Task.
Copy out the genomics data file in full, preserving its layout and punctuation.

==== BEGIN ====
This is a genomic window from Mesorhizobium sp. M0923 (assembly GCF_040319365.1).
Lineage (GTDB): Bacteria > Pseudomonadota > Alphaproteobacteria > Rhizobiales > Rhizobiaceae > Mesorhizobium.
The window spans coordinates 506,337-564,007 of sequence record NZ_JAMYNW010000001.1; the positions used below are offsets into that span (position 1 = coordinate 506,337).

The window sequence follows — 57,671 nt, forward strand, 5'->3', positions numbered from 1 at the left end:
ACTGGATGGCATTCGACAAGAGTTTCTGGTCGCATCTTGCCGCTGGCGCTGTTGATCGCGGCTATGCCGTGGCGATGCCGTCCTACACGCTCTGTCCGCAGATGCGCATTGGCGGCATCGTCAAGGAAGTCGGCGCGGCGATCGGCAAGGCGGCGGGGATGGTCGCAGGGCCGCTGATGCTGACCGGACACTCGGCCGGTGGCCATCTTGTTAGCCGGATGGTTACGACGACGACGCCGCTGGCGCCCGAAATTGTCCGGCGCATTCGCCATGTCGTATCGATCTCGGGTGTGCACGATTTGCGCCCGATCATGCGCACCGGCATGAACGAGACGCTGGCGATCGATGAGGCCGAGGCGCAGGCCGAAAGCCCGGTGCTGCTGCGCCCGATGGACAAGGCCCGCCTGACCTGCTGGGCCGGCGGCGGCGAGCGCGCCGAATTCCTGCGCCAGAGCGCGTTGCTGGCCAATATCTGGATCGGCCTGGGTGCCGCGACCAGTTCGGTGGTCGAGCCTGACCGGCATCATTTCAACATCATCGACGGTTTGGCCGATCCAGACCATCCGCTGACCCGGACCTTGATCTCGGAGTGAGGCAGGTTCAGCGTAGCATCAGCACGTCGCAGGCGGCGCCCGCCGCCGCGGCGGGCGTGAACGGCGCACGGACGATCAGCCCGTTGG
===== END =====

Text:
This is a genomic window from Mesorhizobium sp. M0923 (assembly GCF_040319365.1).
Lineage (GTDB): Bacteria > Pseudomonadota > Alphaproteobacteria > Rhizobiales > Rhizobiaceae > Mesorhizobium.
The window spans coordinates 506,337-564,007 of sequence record NZ_JAMYNW010000001.1; the positions used below are offsets into that span (position 1 = coordinate 506,337).

The window sequence follows — 57,671 nt, forward strand, 5'->3', positions numbered from 1 at the left end:
ACTGGATGGCATTCGACAAGAGTTTCTGGTCGCATCTTGCCGCTGGCGCTGTTGATCGCGGCTATGCCGTGGCGATGCCGTCCTACACGCTCTGTCCGCAGATGCGCATTGGCGGCATCGTCAAGGAAGTCGGCGCGGCGATCGGCAAGGCGGCGGGGATGGTCGCAGGGCCGCTGATGCTGACCGGACACTCGGCCGGTGGCCATCTTGTTAGCCGGATGGTTACGACGACGACGCCGCTGGCGCCCGAAATTGTCCGGCGCATTCGCCATGTCGTATCGATCTCGGGTGTGCACGATTTGCGCCCGATCATGCGCACCGGCATGAACGAGACGCTGGCGATCGATGAGGCCGAGGCGCAGGCCGAAAGCCCGGTGCTGCTGCGCCCGATGGACAAGGCCCGCCTGACCTGCTGGGCCGGCGGCGGCGAGCGCGCCGAATTCCTGCGCCAGAGCGCGTTGCTGGCCAATATCTGGATCGGCCTGGGTGCCGCGACCAGTTCGGTGGTCGAGCCTGACCGGCATCATTTCAACATCATCGACGGTTTGGCCGATCCAGACCATCCGCTGACCCGGACCTTGATCTCGGAGTGAGGCAGGTTCAGCGTAGCATCAGCACGTCGCAGGCGGCGCCCGCCGCCGCGGCGGGCGTGAACGGCGCACGGACGATCAGCCCGTTGG